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A chutney with fresh strawberries, herbal cilantro, and a hint of spice from ginger and white pepper.
And for more spring strawberry madness: strawberry cilantro chutney! I really wanted to create a semi-savory strawberry garnish, and cilantro or parsley seemed to be the key (also I have both of those in the garden now). I tried eating both herbs with fresh strawberries before setting off in a direction. While I liked the parsley, it could too easily dominate the strawberries. The cilantro was a better balance, highlighting the herbal flavours in the fruit without overwhelming them.
Chutney is one of those things that gets a lot of use in our house – atypical for most American households – buts that’s what you get when you put a Canadian and South African in the same house. Any combo of sweet fruit with some acid and a bit of spice that can be used on lots of dishes? Definitely going to be eaten quickly. On toast (my favourite is to add an egg), with cheese or vegetables, or H’s favourite: with pasties (I don’t make them often because of their time consuming nature). I did a couple variants last year that I will have to repeat for the blog when their seasons come around; tomato with peppers and pear apple.
A Dash of Science
Making chutneys versus jam entails a lack of added pectin. Instead they use the natural pectin and starches contained in many fruits (plus some added sugar) to create a gelatinous texture with the application of heat and acid. Pectin is a fiber that is present to varying quantities in fruits and vegetables. (The Spruce Eats has a nice list of relative pectin quantities in most fruits.) Basically you are activating the pectin and reducing the water quantity to make a thick gel. Since chutney typically calls for less sugar, it’s not as thick as jam (and contains larger chunks) but you will often see fruits with higher pectin called for as part of the recipe – apples, pears, or lemons – but it can absolutely be done without those. Since strawberries don’t have much natural pectin, some added sugar and properly reducing the water are the biggest components of a well textured chutney here. For those that want more of discussion about how the pectin, sugar, acid, and heat interact, Food Crumbles has a good description.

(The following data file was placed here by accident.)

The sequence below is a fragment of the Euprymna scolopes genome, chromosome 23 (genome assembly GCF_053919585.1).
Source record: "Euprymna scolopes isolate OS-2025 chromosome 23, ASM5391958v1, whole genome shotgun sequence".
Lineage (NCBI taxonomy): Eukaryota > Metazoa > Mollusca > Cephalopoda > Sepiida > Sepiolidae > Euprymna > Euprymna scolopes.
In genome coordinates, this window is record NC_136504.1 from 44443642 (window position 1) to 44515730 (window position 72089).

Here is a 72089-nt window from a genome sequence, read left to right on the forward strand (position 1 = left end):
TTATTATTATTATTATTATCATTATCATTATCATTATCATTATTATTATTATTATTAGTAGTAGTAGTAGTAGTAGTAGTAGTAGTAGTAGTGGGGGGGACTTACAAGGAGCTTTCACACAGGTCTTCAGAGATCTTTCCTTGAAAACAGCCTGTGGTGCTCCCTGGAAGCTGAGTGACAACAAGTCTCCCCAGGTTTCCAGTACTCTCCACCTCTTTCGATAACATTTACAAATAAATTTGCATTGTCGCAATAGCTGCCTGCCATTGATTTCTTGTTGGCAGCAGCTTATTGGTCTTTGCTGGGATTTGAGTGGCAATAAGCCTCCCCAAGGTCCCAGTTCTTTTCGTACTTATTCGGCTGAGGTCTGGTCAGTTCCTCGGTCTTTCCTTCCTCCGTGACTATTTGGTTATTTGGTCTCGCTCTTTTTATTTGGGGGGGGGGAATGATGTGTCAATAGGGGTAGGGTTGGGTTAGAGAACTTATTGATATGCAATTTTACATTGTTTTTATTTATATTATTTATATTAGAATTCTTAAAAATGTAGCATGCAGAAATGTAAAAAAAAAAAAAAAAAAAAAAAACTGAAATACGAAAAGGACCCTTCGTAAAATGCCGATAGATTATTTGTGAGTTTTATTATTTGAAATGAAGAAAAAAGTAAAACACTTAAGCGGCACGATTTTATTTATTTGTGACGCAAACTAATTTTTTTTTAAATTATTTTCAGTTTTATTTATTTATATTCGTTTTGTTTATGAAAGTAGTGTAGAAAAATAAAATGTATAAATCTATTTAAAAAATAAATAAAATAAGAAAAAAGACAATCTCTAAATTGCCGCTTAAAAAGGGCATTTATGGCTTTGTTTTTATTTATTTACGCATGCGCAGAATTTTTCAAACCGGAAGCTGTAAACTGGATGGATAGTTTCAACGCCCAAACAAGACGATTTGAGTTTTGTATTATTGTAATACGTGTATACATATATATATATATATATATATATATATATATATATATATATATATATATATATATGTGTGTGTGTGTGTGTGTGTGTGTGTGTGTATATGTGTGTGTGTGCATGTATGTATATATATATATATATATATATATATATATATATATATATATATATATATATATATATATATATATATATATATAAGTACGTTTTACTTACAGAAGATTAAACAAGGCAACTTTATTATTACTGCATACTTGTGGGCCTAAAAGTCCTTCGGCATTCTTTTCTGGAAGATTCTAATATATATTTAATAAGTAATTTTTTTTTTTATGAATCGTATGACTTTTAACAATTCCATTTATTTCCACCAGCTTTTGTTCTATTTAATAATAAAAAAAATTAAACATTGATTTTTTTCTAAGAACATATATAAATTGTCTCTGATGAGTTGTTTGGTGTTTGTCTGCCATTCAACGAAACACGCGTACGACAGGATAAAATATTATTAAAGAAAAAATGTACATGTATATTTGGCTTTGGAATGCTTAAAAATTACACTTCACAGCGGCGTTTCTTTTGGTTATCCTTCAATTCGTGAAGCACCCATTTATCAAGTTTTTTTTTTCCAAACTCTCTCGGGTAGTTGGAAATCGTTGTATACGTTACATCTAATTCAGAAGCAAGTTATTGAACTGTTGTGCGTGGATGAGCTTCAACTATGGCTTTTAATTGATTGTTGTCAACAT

It’s been mentioned before that I am rather lazy when it comes to things like canning. Rather than do full water baths to make everything shelf stable at room temperature, I store them in the fridge or freezer. Typically, I’m not making enough of any particular product that I can’t fit it. And since things like chutney get eaten so quickly in our house, it really isn’t an issue. Since I add the very hot product into clean jars and seal them immediately, I still get a vacuum seal creation which keeps air out and extends the fridge self-life by eliminating oxygen. I do recommend that you read up on proper canning methods if you want to store things at room temperature or give them as gifts. Savvy Eats has good scientific explanation of this.
Strawberry Cilantro Chutney
- 22 oz/600g strawberries
- 1 med/400g red onion
- ½ c/100g granulated sugar
- ½ c/120ml red wine vinegar
- 2 tsp/4g coriander seed
- 1 tsp/5g white peppercorns
- 1 tsp/4g cardamom seed without pods
- 1 tsp/3g mustard seed
- 2 tsp/15g minced ginger
- 1 c/30g loosely packed cilantro leaves
- Wash strawberries, remove leaves and thinly slice.
- Coarsely grind spices in a mortar. They do not need to be pulverized, just crushed.
- Combine all ingredients except cilantro leaves in a large pot. Heat on low for 40-60 minutes stirring occasionally until most of the liquid has evaporated.
- Prepare some jars by washing in hot water.
- Remove chutney from heat. Stir in coarsely chopped cilantro. While still hot, ladle into jars until ½” from top. Wipe off excess with a damp paper towel and close tightly with clean lids. Refrigerate.